Daudov was made prime minister from the post of chairman of the parliament, indicating that Kadyrov sees him as an immediate successor. Upon the president's death, the prime minister takes over. Daudov's advantage is that he lacks a strong clan behind him, making him relatively safe for Kadyrov's relatives. Chechen opposition activist Musa Lomayev views him as a transitional figure who, if he gains power, would only do so temporarily. Outside Chechnya, Daudov has no influence (see interviews by RFE/RL and Khodorkovsky LIVE).

Chechens remain humble and respectful towards Kadyrov’s relatives only as long as Kadyrov is alive.

The next Chechen leader is unlikely to receive the same special status from Russia that Kadyrov enjoyed. However, Chechnya's current power structure is the creation of Vladimir Putin, and its collapse would be dangerous for them. Notably, Putin's interests in Chechnya's succession do not align with those of Kadyrov. Simply put, Putin needs Chechnya’s submission through violence, which does not necessarily have to be executed by Kadyrov’s clan.

Lomayev believes that Chechens will remain humble and respectful towards the rewarded and promoted relatives of Kadyrov only as long as Kadyrov is alive. Once he is gone, their status will change. Lomayev also doubts that anyone in Chechnya's current leadership could become independent from the Kremlin, as all the money comes from there, and the local violence apparatus is part of Russia’s. He considers it possible that a "Russian general" might be appointed to lead Chechnya next.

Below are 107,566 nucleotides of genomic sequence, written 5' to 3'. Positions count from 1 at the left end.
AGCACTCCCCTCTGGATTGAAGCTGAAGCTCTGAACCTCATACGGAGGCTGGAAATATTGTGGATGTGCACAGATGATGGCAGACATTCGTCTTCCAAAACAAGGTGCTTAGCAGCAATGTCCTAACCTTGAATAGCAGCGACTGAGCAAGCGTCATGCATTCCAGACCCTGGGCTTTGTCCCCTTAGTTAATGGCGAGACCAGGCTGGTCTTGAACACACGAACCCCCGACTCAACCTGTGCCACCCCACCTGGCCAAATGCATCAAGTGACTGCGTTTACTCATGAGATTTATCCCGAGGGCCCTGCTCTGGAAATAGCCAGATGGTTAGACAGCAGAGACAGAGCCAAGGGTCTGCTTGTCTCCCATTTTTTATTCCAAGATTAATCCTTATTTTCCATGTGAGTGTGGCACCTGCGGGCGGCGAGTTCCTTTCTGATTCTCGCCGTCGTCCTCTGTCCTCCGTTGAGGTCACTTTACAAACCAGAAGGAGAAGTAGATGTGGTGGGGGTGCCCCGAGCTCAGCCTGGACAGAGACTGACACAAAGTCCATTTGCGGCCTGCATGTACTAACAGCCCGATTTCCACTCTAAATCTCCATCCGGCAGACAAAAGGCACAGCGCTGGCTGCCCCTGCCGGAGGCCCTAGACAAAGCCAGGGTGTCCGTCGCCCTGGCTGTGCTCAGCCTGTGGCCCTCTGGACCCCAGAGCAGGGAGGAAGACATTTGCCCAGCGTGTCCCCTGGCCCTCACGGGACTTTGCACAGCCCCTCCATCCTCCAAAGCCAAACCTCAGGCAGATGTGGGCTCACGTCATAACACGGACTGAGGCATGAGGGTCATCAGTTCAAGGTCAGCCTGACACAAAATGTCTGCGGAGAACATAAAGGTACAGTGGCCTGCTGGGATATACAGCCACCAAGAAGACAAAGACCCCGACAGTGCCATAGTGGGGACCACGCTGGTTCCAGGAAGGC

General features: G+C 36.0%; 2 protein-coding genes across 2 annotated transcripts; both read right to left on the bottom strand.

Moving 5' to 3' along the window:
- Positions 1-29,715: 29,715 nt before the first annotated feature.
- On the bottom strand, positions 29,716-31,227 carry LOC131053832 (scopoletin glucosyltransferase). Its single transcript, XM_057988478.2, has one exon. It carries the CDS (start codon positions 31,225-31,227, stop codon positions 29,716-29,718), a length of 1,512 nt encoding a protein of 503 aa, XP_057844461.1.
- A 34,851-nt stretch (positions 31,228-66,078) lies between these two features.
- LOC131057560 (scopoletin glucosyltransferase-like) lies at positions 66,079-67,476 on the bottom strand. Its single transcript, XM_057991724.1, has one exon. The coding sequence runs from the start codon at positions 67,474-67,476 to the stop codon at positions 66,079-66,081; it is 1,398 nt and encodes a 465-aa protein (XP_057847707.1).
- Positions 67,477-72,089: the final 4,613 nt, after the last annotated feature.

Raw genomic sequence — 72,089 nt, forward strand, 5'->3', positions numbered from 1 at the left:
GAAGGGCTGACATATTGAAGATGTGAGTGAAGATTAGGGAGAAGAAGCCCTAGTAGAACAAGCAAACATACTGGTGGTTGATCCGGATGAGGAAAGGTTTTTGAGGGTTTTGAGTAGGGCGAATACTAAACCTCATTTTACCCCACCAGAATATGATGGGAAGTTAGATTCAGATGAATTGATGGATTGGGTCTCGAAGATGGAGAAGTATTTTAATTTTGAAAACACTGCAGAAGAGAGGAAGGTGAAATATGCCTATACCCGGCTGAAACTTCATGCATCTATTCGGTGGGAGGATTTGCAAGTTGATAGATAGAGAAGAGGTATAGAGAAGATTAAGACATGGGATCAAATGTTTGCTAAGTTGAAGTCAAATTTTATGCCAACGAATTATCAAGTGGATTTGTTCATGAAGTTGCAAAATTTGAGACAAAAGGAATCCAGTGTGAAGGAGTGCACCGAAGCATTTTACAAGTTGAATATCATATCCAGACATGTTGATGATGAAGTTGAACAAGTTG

Currently, we can only speculate about what might have happened if Prigozhin’s so-called rebellion had progressed further last year and if Kadyrov had already disappeared from the scene. But that did not happen, and the Kremlin had time to prepare for a post-Kadyrov era. Kadyrov's sudden death would have been a shock, but his slow demise may not contribute equally to Russia’s disintegration.

Zakayev: As long as Kadyrov is alive, he can be charged with crimes against humanity and treason.

Akhmed Zakayev, the 65-year-old exiled leader of the Chechen Republic of Ichkeria from the time of Dzhokhar Dudayev, does not want to discuss Kadyrov's death at all. He even believes that a dying but living Kadyrov is much better in the current situation than a dead one.

A replacement for a dead Kadyrov could be someone who is not as unequivocally a criminal in the eyes of the world. Zakayev's argument in an interview with Unian is that as long as Kadyrov is alive, he can be charged with crimes against humanity and treason. His looted assets can also be reclaimed. Kadyrov has been subjected to various sanctions, his crimes and human rights violations have been documented, and his actions condemned internationally.

Akhmed Zakayev. Photo: Kacper Pempel / REUTERS
Akhmed Zakayev. Photo: Kacper Pempel / REUTERS Photo: KACPER PEMPEL/REUTERS

Zakayev refers to the Ukrainian parliament’s (Verkhovna Rada) decision from October 18, 2022, which names Chechnya as a "temporarily occupied territory." He believes that a tribunal against Kadyrov can only happen with the help of a successful Ukraine, drawing in international organizations that have already condemned Kadyrov’s actions. This includes the European Parliament, the Parliamentary Assembly of the Council of Europe, the OSCE Parliamentary Assembly, and various UN human rights reports.

Only a tribunal would open the possibility to truly change Chechnya, while Kadyrov’s death would make this much harder to achieve, says Zakayev, who has led the government-in-exile from London since 2002. It is fitting to end with a note that the British intelligence agency MI5 warned of Kadyrov's order to assassinate Zakayev as early as in 2012.